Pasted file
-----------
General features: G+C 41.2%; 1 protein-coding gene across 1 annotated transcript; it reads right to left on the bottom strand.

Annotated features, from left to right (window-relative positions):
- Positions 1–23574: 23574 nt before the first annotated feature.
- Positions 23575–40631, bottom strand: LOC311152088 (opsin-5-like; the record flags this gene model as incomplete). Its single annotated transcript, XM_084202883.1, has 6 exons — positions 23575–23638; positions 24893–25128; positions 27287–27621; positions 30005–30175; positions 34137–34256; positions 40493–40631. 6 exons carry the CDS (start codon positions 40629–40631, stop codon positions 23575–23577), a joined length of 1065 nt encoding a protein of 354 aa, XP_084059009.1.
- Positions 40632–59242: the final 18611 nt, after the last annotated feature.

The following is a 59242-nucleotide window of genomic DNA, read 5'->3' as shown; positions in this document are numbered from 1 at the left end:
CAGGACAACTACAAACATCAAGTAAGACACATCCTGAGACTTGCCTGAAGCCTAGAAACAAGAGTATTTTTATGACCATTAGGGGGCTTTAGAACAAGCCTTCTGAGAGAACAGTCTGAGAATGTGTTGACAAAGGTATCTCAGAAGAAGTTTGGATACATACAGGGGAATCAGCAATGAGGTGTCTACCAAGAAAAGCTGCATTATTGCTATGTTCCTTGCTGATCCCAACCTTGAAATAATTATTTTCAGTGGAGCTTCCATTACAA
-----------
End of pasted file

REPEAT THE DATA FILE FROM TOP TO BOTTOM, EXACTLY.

General features: G+C 41.2%; 1 protein-coding gene across 1 annotated transcript; it reads right to left on the bottom strand.

Annotated features, from left to right (window-relative positions):
- Positions 1–23574: 23574 nt before the first annotated feature.
- Positions 23575–40631, bottom strand: LOC311152088 (opsin-5-like; the record flags this gene model as incomplete). Its single annotated transcript, XM_084202883.1, has 6 exons — positions 23575–23638; positions 24893–25128; positions 27287–27621; positions 30005–30175; positions 34137–34256; positions 40493–40631. 6 exons carry the CDS (start codon positions 40629–40631, stop codon positions 23575–23577), a joined length of 1065 nt encoding a protein of 354 aa, XP_084059009.1.
- Positions 40632–59242: the final 18611 nt, after the last annotated feature.

The following is a 59242-nucleotide window of genomic DNA, read 5'->3' as shown; positions in this document are numbered from 1 at the left end:
CAGGACAACTACAAACATCAAGTAAGACACATCCTGAGACTTGCCTGAAGCCTAGAAACAAGAGTATTTTTATGACCATTAGGGGGCTTTAGAACAAGCCTTCTGAGAGAACAGTCTGAGAATGTGTTGACAAAGGTATCTCAGAAGAAGTTTGGATACATACAGGGGAATCAGCAATGAGGTGTCTACCAAGAAAAGCTGCATTATTGCTATGTTCCTTGCTGATCCCAACCTTGAAATAATTATTTTCAGTGGAGCTTCCATTACAA